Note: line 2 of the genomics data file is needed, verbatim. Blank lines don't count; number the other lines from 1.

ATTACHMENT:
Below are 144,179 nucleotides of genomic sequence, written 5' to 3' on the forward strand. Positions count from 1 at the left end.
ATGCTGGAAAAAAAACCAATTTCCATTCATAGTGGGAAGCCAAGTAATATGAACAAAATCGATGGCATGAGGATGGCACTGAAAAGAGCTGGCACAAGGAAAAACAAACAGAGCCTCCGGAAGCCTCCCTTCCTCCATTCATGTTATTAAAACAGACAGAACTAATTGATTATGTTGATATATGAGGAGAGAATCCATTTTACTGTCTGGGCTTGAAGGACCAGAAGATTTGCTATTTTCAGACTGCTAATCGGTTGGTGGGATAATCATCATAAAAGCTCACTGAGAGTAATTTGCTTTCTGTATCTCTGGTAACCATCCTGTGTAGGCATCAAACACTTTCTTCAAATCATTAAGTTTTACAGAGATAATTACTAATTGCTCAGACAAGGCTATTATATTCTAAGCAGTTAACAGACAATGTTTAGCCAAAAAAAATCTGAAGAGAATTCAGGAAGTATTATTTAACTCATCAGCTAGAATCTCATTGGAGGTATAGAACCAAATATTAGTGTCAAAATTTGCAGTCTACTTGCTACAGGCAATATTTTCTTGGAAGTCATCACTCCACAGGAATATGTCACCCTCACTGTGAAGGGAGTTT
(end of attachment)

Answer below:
ATGCTGGAAAAAAAACCAATTTCCATTCATAGTGGGAAGCCAAGTAATATGAACAAAATCGATGGCATGAGGATGGCACTGAAAAGAGCTGGCACAAGGAAAAACAAACAGAGCCTCCGGAAGCCTCCCTTCCTCCATTCATGTTATTAAAACAGACAGAACTAATTGATTATGTTGATATATGAGGAGAGAATCCATTTTACTGTCTGGGCTTGAAGGACCAGAAGATTTGCTATTTTCAGACTGCTAATCGGTTGGTGGGATAATCATCATAAAAGCTCACTGAGAGTAATTTGCTTTCTGTATCTCTGGTAACCATCCTGTGTAGGCATCAAACACTTTCTTCAAATCATTAAGTTTTACAGAGATAATTACTAATTGCTCAGACAAGGCTATTATATTCTAAGCAGTTAACAGACAATGTTTAGCCAAAAAAAATCTGAAGAGAATTCAGGAAGTATTATTTAACTCATCAGCTAGAATCTCATTGGAGGTATAGAACCAAATATTAGTGTCAAAATTTGCAGTCTACTTGCTACAGGCAATATTTTCTTGGAAGTCATCACTCCACAGGAATATGTCACCCTCACTGTGAAGGGAGTTT